NEW YORK and LONDON, Dec. 13, 2012 /PRNewswire/ -- Markets in 2013 are likely to be heavily affected by government policies and politics, according to the Global Market Outlook from BNY Mellon Investment Management. Policy makers will be faced with the challenge of maintaining stability, while attempting to stimulate economic recovery, the report said.
The outlook is the annual summary of insights from BNY Mellon's investment boutiques, focused on the important investment trends expected in the coming year.
Among the key factors that could determine market direction is whether European policy makers can resist domestic pressures and develop coordinated actions to tackle the region's main challenges, said Ivo Batista, portfolio manager from the BNY Mellon Investment Strategy & Solutions Group (ISSG), which participated in the report. He added, "Also of high importance is whether the divided U.S. government can avoid the fiscal cliff and take actions that protect businesses and consumers from a wave of tax rises and government spending cuts."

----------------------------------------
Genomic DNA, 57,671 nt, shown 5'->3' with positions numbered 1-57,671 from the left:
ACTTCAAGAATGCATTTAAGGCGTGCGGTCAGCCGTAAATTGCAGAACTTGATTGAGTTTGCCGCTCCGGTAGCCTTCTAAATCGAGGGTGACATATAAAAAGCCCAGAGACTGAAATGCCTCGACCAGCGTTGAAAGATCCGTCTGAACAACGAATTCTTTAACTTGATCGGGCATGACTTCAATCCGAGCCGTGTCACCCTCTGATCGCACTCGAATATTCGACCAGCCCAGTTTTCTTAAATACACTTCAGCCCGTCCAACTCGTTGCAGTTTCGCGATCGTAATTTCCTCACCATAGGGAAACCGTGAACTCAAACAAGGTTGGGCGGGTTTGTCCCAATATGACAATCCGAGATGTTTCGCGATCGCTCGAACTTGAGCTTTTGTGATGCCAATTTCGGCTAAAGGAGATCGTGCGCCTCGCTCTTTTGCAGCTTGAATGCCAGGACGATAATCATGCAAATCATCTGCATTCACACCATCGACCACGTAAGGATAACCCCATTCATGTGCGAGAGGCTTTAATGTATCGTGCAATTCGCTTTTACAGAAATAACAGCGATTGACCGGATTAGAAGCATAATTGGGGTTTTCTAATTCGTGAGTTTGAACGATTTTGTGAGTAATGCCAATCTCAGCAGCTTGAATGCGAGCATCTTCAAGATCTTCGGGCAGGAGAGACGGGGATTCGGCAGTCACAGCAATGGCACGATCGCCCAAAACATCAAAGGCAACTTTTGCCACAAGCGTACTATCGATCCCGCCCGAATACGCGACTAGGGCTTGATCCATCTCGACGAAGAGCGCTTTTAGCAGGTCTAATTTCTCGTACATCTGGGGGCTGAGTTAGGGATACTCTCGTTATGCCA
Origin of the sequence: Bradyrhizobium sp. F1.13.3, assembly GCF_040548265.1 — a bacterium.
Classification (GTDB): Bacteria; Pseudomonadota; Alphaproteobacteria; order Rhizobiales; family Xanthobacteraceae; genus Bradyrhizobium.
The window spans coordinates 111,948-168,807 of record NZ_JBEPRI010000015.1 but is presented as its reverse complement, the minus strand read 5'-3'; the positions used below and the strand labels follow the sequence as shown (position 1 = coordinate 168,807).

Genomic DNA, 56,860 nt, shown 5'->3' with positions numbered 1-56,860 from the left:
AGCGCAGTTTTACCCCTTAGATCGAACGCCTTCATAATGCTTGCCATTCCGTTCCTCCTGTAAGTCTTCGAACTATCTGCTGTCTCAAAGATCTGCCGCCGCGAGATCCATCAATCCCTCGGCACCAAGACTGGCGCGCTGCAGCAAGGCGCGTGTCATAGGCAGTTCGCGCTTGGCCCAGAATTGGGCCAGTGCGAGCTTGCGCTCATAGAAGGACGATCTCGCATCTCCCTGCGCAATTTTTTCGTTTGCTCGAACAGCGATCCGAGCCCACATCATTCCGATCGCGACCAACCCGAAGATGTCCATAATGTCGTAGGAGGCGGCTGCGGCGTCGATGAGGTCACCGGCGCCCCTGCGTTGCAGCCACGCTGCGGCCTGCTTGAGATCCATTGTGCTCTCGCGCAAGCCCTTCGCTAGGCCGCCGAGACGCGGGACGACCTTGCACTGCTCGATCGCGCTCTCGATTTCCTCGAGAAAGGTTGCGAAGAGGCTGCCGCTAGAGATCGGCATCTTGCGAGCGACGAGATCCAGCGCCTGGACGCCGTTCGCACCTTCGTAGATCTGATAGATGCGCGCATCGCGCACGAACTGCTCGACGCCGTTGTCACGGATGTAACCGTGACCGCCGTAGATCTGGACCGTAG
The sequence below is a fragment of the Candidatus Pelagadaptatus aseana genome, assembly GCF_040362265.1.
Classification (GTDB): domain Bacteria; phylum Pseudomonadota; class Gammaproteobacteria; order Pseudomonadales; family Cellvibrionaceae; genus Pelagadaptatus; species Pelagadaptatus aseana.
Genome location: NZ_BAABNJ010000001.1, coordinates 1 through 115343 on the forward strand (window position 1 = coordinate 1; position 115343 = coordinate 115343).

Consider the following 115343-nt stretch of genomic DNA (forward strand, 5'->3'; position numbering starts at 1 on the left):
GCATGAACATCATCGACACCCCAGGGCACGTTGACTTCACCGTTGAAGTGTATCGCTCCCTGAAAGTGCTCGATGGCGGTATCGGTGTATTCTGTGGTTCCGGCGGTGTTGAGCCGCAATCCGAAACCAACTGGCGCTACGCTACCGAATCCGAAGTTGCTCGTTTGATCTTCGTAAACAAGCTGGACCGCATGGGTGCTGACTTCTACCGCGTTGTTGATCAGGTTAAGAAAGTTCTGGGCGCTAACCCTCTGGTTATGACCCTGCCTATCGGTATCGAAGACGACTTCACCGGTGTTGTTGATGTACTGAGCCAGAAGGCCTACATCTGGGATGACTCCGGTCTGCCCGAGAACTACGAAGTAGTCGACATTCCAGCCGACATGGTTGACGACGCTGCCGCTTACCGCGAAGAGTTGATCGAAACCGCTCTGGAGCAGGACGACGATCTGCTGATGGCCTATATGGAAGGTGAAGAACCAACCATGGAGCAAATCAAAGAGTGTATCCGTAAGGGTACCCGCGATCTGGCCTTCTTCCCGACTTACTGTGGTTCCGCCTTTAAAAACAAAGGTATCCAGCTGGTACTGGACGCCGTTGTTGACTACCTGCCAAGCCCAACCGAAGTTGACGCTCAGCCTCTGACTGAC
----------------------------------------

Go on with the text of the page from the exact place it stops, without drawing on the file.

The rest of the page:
If the eurozone and the U.S. can surmount these problems, Batista said that investors are likely to take on more risk and send equities higher and safe haven bonds could suffer. However, ISSG warned that failure to address these issues could lead to a spreading of the eurozone crisis and possibly send the U.S. into recession.Most likely, though, ISSG said uncertainty will remain high in developed markets, leading to slow growth. This could have a potentially positive impact on emerging markets equities, real estate, corporate and emerging markets debt and absolute return strategies, said Batista. Another concern about the impact of policy was voiced by Newton, one of the BNY Mellon investment boutiques participating in the Global Market Outlook. "When policy is deliberately designed to distort markets, it may be more challenging to identify attractive valuations," said James Harries, investment manager, global funds, Newton. "Therefore, we believe it is correct to remain cautiously positioned." In this environment, Newton believes investors favor equity investments in businesses with high-quality cash flows and strong dividends.